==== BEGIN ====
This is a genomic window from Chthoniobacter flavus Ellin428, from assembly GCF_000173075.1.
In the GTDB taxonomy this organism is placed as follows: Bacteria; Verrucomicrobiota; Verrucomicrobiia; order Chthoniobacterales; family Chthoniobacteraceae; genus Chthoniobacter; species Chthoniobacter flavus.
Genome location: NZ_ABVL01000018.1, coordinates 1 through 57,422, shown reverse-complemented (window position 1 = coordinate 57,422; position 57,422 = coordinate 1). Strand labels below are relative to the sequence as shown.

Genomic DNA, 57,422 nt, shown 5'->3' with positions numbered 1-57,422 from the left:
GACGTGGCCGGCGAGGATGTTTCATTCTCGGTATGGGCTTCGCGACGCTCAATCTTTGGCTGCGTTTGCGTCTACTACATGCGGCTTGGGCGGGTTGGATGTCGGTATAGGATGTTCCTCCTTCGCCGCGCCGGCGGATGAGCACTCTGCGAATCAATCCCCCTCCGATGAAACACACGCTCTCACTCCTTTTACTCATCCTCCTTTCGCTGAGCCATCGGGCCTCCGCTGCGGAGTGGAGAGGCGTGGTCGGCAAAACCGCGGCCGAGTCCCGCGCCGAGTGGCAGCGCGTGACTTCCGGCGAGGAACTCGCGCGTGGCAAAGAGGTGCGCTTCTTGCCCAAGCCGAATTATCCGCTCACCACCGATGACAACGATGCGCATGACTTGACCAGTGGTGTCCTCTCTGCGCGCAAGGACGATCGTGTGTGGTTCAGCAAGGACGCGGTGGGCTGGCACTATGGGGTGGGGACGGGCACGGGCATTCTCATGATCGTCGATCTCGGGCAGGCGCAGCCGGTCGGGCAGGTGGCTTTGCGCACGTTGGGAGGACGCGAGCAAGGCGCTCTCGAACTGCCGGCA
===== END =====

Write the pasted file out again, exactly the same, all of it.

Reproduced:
This is a genomic window from Chthoniobacter flavus Ellin428, from assembly GCF_000173075.1.
In the GTDB taxonomy this organism is placed as follows: Bacteria; Verrucomicrobiota; Verrucomicrobiia; order Chthoniobacterales; family Chthoniobacteraceae; genus Chthoniobacter; species Chthoniobacter flavus.
Genome location: NZ_ABVL01000018.1, coordinates 1 through 57,422, shown reverse-complemented (window position 1 = coordinate 57,422; position 57,422 = coordinate 1). Strand labels below are relative to the sequence as shown.

Genomic DNA, 57,422 nt, shown 5'->3' with positions numbered 1-57,422 from the left:
GACGTGGCCGGCGAGGATGTTTCATTCTCGGTATGGGCTTCGCGACGCTCAATCTTTGGCTGCGTTTGCGTCTACTACATGCGGCTTGGGCGGGTTGGATGTCGGTATAGGATGTTCCTCCTTCGCCGCGCCGGCGGATGAGCACTCTGCGAATCAATCCCCCTCCGATGAAACACACGCTCTCACTCCTTTTACTCATCCTCCTTTCGCTGAGCCATCGGGCCTCCGCTGCGGAGTGGAGAGGCGTGGTCGGCAAAACCGCGGCCGAGTCCCGCGCCGAGTGGCAGCGCGTGACTTCCGGCGAGGAACTCGCGCGTGGCAAAGAGGTGCGCTTCTTGCCCAAGCCGAATTATCCGCTCACCACCGATGACAACGATGCGCATGACTTGACCAGTGGTGTCCTCTCTGCGCGCAAGGACGATCGTGTGTGGTTCAGCAAGGACGCGGTGGGCTGGCACTATGGGGTGGGGACGGGCACGGGCATTCTCATGATCGTCGATCTCGGGCAGGCGCAGCCGGTCGGGCAGGTGGCTTTGCGCACGTTGGGAGGACGCGAGCAAGGCGCTCTCGAACTGCCGGCA